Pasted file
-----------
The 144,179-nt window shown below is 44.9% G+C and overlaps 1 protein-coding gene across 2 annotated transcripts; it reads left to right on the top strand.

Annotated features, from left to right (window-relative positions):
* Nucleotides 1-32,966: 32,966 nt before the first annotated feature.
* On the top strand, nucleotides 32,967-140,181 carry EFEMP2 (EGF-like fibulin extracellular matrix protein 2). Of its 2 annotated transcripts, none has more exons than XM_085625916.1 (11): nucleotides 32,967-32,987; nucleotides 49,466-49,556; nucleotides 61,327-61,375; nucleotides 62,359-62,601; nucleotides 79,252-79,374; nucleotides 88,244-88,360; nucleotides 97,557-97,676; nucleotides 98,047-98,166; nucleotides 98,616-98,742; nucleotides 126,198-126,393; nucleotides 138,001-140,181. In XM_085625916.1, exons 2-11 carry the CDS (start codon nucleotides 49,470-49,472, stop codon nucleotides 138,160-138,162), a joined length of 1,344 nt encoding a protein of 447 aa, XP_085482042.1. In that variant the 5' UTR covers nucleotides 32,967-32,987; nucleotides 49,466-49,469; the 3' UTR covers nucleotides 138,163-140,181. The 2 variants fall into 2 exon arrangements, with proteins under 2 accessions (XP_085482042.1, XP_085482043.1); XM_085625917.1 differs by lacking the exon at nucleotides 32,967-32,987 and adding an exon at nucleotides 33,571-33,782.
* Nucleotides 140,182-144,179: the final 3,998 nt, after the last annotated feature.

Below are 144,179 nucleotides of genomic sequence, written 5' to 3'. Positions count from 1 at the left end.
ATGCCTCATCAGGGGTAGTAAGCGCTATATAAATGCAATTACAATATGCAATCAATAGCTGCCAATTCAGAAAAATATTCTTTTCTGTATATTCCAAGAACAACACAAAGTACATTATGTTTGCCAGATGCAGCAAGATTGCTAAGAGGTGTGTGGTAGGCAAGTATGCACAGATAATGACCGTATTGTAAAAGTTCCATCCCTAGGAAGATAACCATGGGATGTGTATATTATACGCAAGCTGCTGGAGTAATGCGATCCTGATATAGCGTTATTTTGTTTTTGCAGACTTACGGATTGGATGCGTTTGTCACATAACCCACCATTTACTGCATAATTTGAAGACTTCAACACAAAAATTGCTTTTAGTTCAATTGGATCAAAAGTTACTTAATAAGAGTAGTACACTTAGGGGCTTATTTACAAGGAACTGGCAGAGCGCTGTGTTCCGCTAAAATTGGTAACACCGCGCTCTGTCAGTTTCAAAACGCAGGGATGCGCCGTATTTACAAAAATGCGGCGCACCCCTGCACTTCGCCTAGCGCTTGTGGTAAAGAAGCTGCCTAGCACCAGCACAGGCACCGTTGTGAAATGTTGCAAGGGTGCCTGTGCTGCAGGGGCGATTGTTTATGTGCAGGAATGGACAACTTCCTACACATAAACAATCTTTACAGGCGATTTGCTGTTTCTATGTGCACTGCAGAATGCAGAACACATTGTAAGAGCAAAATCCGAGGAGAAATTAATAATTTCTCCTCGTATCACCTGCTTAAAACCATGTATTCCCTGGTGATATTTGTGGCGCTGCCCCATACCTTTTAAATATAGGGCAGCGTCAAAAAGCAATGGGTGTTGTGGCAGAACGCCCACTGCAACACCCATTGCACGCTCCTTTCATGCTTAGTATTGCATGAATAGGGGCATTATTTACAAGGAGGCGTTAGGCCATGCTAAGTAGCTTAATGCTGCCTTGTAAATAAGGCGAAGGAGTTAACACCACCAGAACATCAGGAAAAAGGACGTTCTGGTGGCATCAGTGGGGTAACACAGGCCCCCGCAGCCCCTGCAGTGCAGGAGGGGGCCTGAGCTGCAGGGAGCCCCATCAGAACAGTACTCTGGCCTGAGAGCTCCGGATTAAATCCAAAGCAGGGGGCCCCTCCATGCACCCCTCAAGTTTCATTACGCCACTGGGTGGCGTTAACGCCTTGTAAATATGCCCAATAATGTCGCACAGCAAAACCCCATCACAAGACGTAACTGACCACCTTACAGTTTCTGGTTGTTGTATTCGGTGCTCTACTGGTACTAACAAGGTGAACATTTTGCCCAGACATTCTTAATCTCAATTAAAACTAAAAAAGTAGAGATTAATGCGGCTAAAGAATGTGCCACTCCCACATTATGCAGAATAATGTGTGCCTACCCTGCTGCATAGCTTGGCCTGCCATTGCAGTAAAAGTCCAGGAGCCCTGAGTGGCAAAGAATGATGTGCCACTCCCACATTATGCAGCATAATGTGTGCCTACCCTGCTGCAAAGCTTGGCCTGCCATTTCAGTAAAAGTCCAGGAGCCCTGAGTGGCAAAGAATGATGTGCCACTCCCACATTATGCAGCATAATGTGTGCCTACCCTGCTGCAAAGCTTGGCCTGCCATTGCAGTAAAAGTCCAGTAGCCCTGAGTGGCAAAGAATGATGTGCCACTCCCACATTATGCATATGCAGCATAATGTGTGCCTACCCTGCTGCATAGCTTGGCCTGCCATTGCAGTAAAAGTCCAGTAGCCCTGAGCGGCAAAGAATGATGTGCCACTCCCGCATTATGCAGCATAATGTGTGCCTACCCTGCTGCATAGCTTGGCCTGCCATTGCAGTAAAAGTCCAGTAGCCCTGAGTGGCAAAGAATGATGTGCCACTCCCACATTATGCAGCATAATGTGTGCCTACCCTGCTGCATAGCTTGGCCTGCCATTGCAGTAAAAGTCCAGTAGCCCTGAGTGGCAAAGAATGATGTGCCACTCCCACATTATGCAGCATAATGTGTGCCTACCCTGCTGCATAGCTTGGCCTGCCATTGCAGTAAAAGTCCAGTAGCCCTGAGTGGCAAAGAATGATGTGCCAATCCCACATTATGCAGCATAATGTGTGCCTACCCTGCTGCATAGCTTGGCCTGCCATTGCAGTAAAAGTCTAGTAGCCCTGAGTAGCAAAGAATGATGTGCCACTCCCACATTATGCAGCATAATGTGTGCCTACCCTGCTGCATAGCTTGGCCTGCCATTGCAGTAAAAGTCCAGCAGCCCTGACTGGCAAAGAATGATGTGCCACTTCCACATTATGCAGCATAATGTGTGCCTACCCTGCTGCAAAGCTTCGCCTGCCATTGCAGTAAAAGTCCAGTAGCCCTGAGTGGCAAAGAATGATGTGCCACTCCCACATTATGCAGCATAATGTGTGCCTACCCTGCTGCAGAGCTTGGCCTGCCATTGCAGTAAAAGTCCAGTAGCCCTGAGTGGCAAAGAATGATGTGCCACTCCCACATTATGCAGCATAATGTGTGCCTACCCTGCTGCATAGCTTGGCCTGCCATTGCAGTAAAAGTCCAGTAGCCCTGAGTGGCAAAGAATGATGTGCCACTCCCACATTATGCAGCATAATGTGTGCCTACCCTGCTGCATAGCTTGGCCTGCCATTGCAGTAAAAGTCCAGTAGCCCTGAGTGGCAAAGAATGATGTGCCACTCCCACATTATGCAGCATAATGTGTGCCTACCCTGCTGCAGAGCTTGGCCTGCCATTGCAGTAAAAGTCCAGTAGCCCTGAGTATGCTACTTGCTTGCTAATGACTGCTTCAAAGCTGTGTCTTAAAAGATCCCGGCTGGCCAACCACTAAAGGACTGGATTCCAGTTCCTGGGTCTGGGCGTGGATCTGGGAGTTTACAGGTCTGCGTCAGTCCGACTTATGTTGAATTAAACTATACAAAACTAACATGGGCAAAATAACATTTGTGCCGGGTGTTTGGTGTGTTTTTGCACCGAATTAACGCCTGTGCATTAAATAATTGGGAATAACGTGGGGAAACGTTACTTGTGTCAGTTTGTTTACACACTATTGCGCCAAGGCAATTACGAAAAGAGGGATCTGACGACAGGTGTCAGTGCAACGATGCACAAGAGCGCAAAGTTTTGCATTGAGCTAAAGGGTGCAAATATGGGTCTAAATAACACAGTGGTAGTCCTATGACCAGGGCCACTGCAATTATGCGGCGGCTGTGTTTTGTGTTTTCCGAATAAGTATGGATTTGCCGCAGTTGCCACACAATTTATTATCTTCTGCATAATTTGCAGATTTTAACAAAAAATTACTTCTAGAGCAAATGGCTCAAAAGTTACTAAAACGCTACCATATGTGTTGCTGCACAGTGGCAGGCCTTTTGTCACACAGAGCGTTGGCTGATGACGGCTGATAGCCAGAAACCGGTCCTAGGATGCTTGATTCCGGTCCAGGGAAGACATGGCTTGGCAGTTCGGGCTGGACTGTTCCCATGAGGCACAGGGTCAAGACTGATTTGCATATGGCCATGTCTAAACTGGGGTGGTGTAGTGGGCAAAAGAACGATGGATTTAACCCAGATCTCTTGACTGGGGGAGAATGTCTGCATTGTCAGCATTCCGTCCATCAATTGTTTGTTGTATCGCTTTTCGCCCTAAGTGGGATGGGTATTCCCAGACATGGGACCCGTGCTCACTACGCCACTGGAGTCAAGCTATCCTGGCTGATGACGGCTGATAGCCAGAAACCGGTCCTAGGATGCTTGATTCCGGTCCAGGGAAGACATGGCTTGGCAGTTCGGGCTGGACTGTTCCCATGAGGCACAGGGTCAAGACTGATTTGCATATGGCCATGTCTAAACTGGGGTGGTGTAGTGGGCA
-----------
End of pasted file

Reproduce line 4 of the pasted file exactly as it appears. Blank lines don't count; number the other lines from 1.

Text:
* On the top strand, nucleotides 32,967-140,181 carry EFEMP2 (EGF-like fibulin extracellular matrix protein 2). Of its 2 annotated transcripts, none has more exons than XM_085625916.1 (11): nucleotides 32,967-32,987; nucleotides 49,466-49,556; nucleotides 61,327-61,375; nucleotides 62,359-62,601; nucleotides 79,252-79,374; nucleotides 88,244-88,360; nucleotides 97,557-97,676; nucleotides 98,047-98,166; nucleotides 98,616-98,742; nucleotides 126,198-126,393; nucleotides 138,001-140,181. In XM_085625916.1, exons 2-11 carry the CDS (start codon nucleotides 49,470-49,472, stop codon nucleotides 138,160-138,162), a joined length of 1,344 nt encoding a protein of 447 aa, XP_085482042.1. In that variant the 5' UTR covers nucleotides 32,967-32,987; nucleotides 49,466-49,469; the 3' UTR covers nucleotides 138,163-140,181. The 2 variants fall into 2 exon arrangements, with proteins under 2 accessions (XP_085482042.1, XP_085482043.1); XM_085625917.1 differs by lacking the exon at nucleotides 32,967-32,987 and adding an exon at nucleotides 33,571-33,782.